Now, this wasn’t just any wedding – it was extraordinary. And in order to understand its significance, it’s important to understand the family’s journey, as well as the people that were behind the important day.

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The story behind Landon Browne: The 7-year-old who honored his surgeon by dressing up as him for Halloween

Landon Browne and Dr. Jay Rubinstein

During a recent visit to Seattle Children’s, 7-year-old Landon Browne dressed up as his favorite surgeon, Jay Rubinstein, to honor and celebrate him at this Halloween time of year. We suspect you saw the related media coverage, and wanted to share more about Landon, who has captured the public’s interest.

There are landmark moments in every child’s life that a parent likes to document. The first time he rolls over, crawls, stands and walks are among the moments worth noting. But for Alysia and Brendan Browne, the moments they got really excited about for their son, Landon, relate to his hearing.

“When he said, ‘butter’ for the first time, I threw open the front door and yelled, ‘He said, butter!” The neighbors probably thought I was crazy,” Alysia said, with a smile.

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Children’s fights to ensure all Washington families have access to the health services they need

UPDATE: Seattle Children’s reached an agreement with Molina Healthcare of Washington and Children’s is an in-network provider on the plans Molina offers through the state’s Health Benefit Exchange.

National healthcare reform has dominated headlines with the recent government shutdown and the opening of Healthcare Exchanges across the country, offering health benefits to individuals, families and small businesses who are not currently insured.

Seattle Children’s Hospital is taking a stand on the issue, working hard to ensure that children in Washington have adequate access to the care they need, when they need it.

On Oct. 4, Children’s filed a lawsuit against the state’s Office of the Insurance Commissioner (OIC) citing the failure of the OIC to ensure adequate network coverage in several of Washington’s Health Benefit Exchange plans. The suit aims to make sure that children can access the health services they need through the insurance plans purchased via the state’s Exchange, a new marketplace where individuals and families can find, compare and buy insurance.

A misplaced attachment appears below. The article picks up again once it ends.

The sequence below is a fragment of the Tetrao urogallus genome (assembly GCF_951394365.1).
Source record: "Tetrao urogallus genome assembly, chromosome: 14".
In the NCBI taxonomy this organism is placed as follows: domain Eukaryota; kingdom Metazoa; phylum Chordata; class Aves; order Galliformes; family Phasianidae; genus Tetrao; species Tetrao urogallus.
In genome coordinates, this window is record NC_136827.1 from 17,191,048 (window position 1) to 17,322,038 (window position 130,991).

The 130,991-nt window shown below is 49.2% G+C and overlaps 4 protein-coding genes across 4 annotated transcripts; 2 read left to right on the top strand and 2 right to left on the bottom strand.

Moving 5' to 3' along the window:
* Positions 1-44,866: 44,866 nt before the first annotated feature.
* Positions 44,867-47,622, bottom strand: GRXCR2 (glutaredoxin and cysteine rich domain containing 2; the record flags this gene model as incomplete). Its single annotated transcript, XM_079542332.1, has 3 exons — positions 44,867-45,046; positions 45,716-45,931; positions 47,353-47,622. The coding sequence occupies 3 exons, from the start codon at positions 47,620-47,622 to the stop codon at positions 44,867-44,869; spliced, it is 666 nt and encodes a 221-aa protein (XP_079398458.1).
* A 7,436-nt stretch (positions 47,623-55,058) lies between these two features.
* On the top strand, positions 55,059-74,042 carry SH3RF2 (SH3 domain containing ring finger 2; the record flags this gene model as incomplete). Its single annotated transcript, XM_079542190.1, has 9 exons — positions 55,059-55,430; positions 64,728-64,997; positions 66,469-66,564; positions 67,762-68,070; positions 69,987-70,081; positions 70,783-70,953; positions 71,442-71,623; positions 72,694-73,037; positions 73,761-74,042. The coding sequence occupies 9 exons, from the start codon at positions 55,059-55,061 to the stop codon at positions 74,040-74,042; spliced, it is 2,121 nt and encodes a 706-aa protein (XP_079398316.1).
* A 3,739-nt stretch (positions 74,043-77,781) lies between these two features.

Today, Children’s is going a step further and filing an administrative appeal requesting the OIC to reverse its decision to approve the Exchange plans from Coordinated Care Corporation (aka Ambetter), Molina Healthcare of Washington, Premera Blue Cross (including LifeWise) and Regence (aka BridgeSpan) because they do not provide adequate network access for plan enrollees. The appeal also asks the OIC to reconsider how it approves Exchange plans so that only plans with adequate networks are approved.

Here, Dr. Sandy Melzer, senior vice president and chief strategy officer at Children’s, answers a few questions about the actions that Children’s is taking to encourage the state to guarantee adequate coverage for kids and families in Washington.

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5 things you should know about a social worker’s role at a pediatric hospital

While many people believe social workers only step in when problems arise, they are often there from the beginning and can be a family’s biggest ally, problem solver and an invaluable resource.

At Seattle Children’s Hospital, social workers are critical to the integrated teams. As families meet with pediatricians, nurses, speech therapists and surgeons, social workers keep in touch with all team members to ensure that each patient is provided with the resources and support they need.

As a social worker in our Craniofacial Center for the past six years, I really enjoy working with our patients and families. I have worked with hundreds of families to help them navigate a difficult diagnosis, sift through medical jargon or just provide a helping hand.

In my experience, here are five things that you should know about the important role that social workers play in a pediatric hospital like Seattle Children’s.